… neither Party shall … require labour market testing, economic needs testing or other procedures of similar effect as a condition for temporary entry.
This removes labour market testing for contractors, installers and servicers, and the agreement defines these categories so broadly that they will include a wide range of occupations.
Joanna Howe, an expert in temporary labour migration law at the University of Adelaide, said that the agreement was 'a very weak protection for local workers'. On this issue, she said:
The department will say … they need to be assured there is a genuine need in terms of labour supply, but that requirement only exists at a policy level. And a legal status of policy does not have the same ramifications as the legal status of the agreement.
Not too long ago, Prime Minister Abbott very clearly committed to retaining labour market testing requirements for temporary migration. He was asked by a journalist:
There are changes in here about the 457 visa programme. I just wanted to check … will you be making any changes on labour market testing?
The Prime Minister replied:
On the 457s, labour market testing will remain, but we want to be easier to engage in.
Clearly the China free trade agreement before us at the moment is just another broken promise from a government that cannot be trusted to look after Australian jobs. Not only is there no requirement for labour market testing but Chinese companies will also be able to bring in workers with lower skills than are currently allowed under the current visa program.
International migration expert Professor Stuart Rosewarne from the University of Sydney has said that the agreement goes further than any other agreement ever has to open up Australia's labour market to foreign workforces. On this issue he said:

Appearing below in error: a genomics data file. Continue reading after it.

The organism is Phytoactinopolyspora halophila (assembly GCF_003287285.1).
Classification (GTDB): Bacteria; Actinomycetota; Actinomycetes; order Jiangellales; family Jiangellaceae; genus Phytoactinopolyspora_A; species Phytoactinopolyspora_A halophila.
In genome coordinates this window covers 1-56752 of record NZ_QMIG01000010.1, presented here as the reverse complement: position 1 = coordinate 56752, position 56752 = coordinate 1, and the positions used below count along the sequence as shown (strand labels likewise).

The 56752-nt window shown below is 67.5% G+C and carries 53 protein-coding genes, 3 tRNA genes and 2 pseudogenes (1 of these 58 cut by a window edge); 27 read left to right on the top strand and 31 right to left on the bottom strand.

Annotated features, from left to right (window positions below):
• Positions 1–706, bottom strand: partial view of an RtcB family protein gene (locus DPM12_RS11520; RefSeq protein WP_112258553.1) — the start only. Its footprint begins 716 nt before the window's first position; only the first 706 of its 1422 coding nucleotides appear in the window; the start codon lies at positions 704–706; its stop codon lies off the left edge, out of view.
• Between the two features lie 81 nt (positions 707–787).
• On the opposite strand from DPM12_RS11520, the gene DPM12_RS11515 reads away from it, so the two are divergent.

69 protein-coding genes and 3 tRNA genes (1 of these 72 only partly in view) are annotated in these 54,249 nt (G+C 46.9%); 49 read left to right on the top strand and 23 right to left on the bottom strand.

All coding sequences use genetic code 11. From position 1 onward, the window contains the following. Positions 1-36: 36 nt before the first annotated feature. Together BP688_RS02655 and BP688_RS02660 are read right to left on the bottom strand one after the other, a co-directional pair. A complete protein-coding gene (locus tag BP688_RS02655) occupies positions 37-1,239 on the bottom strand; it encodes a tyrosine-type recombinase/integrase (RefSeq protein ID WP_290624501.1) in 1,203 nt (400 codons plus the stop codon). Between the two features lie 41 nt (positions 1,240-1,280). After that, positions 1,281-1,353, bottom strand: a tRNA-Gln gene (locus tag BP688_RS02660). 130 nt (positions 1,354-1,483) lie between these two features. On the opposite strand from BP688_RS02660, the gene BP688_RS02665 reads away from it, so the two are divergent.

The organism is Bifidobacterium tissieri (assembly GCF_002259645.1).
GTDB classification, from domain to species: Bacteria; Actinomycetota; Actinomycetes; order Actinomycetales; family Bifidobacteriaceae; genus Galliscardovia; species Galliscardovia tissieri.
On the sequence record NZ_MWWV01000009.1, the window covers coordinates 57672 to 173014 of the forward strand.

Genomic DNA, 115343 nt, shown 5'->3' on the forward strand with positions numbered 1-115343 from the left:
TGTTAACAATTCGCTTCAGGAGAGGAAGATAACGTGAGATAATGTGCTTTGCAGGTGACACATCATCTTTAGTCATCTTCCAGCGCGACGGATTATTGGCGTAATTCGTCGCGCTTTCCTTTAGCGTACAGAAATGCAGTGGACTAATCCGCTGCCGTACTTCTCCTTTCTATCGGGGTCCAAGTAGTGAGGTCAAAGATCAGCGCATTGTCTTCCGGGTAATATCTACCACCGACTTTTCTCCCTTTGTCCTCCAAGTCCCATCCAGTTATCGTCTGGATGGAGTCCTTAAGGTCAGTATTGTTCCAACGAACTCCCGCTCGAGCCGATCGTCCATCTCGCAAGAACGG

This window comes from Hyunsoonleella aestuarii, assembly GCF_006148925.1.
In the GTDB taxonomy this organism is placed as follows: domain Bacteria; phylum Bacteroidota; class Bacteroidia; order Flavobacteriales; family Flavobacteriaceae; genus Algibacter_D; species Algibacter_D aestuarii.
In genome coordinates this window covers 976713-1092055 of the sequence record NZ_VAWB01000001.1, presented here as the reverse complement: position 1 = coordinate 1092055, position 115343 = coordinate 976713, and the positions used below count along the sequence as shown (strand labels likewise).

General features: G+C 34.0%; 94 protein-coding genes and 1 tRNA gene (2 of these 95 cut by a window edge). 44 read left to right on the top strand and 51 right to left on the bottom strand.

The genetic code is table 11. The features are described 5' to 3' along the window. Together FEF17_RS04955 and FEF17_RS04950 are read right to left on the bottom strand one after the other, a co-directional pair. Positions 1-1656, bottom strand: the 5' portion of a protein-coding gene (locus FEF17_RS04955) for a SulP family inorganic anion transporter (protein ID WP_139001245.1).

Free trade or economic agreements with South Korea and Japan include clauses that set out the terms for the movement of "natural persons", essentially skilled and professional workers and business people, but the memorandum goes well beyond these categories to include semi- and low-skilled workers.
Again the government has been out on the campaign trail saying that there are no changes to the required skill levels for Chinese visa applicants. A government fact sheet on the matter states that the agreement 'will not allow unskilled or underpaid Chinese workers to be brought in to staff major projects.' Again, their own agreement documentation shows that this is totally untrue. The side letter on skills assessment and testing to the agreement, dated 17 June 2015, clearly states:
Australia will remove the requirement for mandatory skills assessment for the following ten occupations on the date of entry into force of the Agreement.
Automotive Electrician … Cabinetmaker … Carpenter … Carpenter and Joiner … Diesel Motor Mechanic … Electrician (General) … Electrician (Special Class) … Joiner … Motor Mechanic (General) … Motorcycle Mechanic …
In this light it is not surprising that the ABC's recent Fact Check confirmed that the fear that the China-Australia Free Trade Agreement threatens Australian jobs actually checks out. The absolute insanity of selling out Australian jobs comes into stark contrast when you consider the mess those opposite have made of the economy. There are now more unemployed Australians than at any point since 1994, and how does the government respond? It packages up scarce remaining job opportunities on the horizon and gives them directly to foreign workers. It is outrageous that the government now plans to spend millions of taxpayers' dollars on a propaganda campaign to try to convince Australians that giving away their jobs is a good thing. It is unbelievable.
As I mentioned earlier, Labor understand the value of a good free trade agreement. We also understand the incredible opportunities that being part of the Asia-Pacific region brings. Our relationship with China will be critical to our future economic growth, and that is why we worked hard to progress this agreement when we were in government. But we would never hang Australian workers out to dry as Prime Minister Abbott has. Australians cannot and should not try to compete with other nations on wages and conditions. To do so would be to engage in a race to the bottom, to the detriment of Australian workers. Clearly, this is an ill-considered agreement that has sold out Australian workers, and anyone in this place who cares about Australian jobs should rail against it.